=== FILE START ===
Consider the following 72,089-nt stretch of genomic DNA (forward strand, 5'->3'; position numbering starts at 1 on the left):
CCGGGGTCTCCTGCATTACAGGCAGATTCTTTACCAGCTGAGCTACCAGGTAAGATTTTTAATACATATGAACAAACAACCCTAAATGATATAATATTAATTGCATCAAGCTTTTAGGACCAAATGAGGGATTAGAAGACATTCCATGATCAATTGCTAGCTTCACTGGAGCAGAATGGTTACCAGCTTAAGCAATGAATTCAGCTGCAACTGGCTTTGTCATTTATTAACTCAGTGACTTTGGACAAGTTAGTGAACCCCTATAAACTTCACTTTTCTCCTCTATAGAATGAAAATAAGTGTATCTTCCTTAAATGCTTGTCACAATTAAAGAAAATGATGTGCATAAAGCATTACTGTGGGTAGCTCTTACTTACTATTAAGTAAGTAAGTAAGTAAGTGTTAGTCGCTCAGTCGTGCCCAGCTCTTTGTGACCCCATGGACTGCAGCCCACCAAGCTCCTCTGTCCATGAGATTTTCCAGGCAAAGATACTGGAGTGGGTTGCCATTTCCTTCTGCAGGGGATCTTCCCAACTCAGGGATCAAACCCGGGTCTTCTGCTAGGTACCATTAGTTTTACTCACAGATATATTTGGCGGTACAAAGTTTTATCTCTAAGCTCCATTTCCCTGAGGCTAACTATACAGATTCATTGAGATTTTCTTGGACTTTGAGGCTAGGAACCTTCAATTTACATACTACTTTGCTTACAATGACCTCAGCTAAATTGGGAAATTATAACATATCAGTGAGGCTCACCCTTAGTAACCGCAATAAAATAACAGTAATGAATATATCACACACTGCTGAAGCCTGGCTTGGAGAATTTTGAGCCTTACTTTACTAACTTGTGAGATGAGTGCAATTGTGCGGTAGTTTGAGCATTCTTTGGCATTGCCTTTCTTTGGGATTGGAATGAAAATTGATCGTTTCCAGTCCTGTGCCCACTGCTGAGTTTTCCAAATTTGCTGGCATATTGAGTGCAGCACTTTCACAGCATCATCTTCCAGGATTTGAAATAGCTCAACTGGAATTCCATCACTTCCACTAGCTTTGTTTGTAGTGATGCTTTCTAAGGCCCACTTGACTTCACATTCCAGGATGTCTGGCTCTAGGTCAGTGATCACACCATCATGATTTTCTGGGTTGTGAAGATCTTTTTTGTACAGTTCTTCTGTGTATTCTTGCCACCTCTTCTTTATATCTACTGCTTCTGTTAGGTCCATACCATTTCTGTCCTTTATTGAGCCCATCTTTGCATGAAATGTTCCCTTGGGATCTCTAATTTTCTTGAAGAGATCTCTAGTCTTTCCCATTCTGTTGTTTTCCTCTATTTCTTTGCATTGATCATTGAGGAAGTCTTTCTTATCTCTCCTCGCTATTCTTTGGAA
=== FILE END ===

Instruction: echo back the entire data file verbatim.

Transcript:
Consider the following 72,089-nt stretch of genomic DNA (forward strand, 5'->3'; position numbering starts at 1 on the left):
CCGGGGTCTCCTGCATTACAGGCAGATTCTTTACCAGCTGAGCTACCAGGTAAGATTTTTAATACATATGAACAAACAACCCTAAATGATATAATATTAATTGCATCAAGCTTTTAGGACCAAATGAGGGATTAGAAGACATTCCATGATCAATTGCTAGCTTCACTGGAGCAGAATGGTTACCAGCTTAAGCAATGAATTCAGCTGCAACTGGCTTTGTCATTTATTAACTCAGTGACTTTGGACAAGTTAGTGAACCCCTATAAACTTCACTTTTCTCCTCTATAGAATGAAAATAAGTGTATCTTCCTTAAATGCTTGTCACAATTAAAGAAAATGATGTGCATAAAGCATTACTGTGGGTAGCTCTTACTTACTATTAAGTAAGTAAGTAAGTAAGTGTTAGTCGCTCAGTCGTGCCCAGCTCTTTGTGACCCCATGGACTGCAGCCCACCAAGCTCCTCTGTCCATGAGATTTTCCAGGCAAAGATACTGGAGTGGGTTGCCATTTCCTTCTGCAGGGGATCTTCCCAACTCAGGGATCAAACCCGGGTCTTCTGCTAGGTACCATTAGTTTTACTCACAGATATATTTGGCGGTACAAAGTTTTATCTCTAAGCTCCATTTCCCTGAGGCTAACTATACAGATTCATTGAGATTTTCTTGGACTTTGAGGCTAGGAACCTTCAATTTACATACTACTTTGCTTACAATGACCTCAGCTAAATTGGGAAATTATAACATATCAGTGAGGCTCACCCTTAGTAACCGCAATAAAATAACAGTAATGAATATATCACACACTGCTGAAGCCTGGCTTGGAGAATTTTGAGCCTTACTTTACTAACTTGTGAGATGAGTGCAATTGTGCGGTAGTTTGAGCATTCTTTGGCATTGCCTTTCTTTGGGATTGGAATGAAAATTGATCGTTTCCAGTCCTGTGCCCACTGCTGAGTTTTCCAAATTTGCTGGCATATTGAGTGCAGCACTTTCACAGCATCATCTTCCAGGATTTGAAATAGCTCAACTGGAATTCCATCACTTCCACTAGCTTTGTTTGTAGTGATGCTTTCTAAGGCCCACTTGACTTCACATTCCAGGATGTCTGGCTCTAGGTCAGTGATCACACCATCATGATTTTCTGGGTTGTGAAGATCTTTTTTGTACAGTTCTTCTGTGTATTCTTGCCACCTCTTCTTTATATCTACTGCTTCTGTTAGGTCCATACCATTTCTGTCCTTTATTGAGCCCATCTTTGCATGAAATGTTCCCTTGGGATCTCTAATTTTCTTGAAGAGATCTCTAGTCTTTCCCATTCTGTTGTTTTCCTCTATTTCTTTGCATTGATCATTGAGGAAGTCTTTCTTATCTCTCCTCGCTATTCTTTGGAA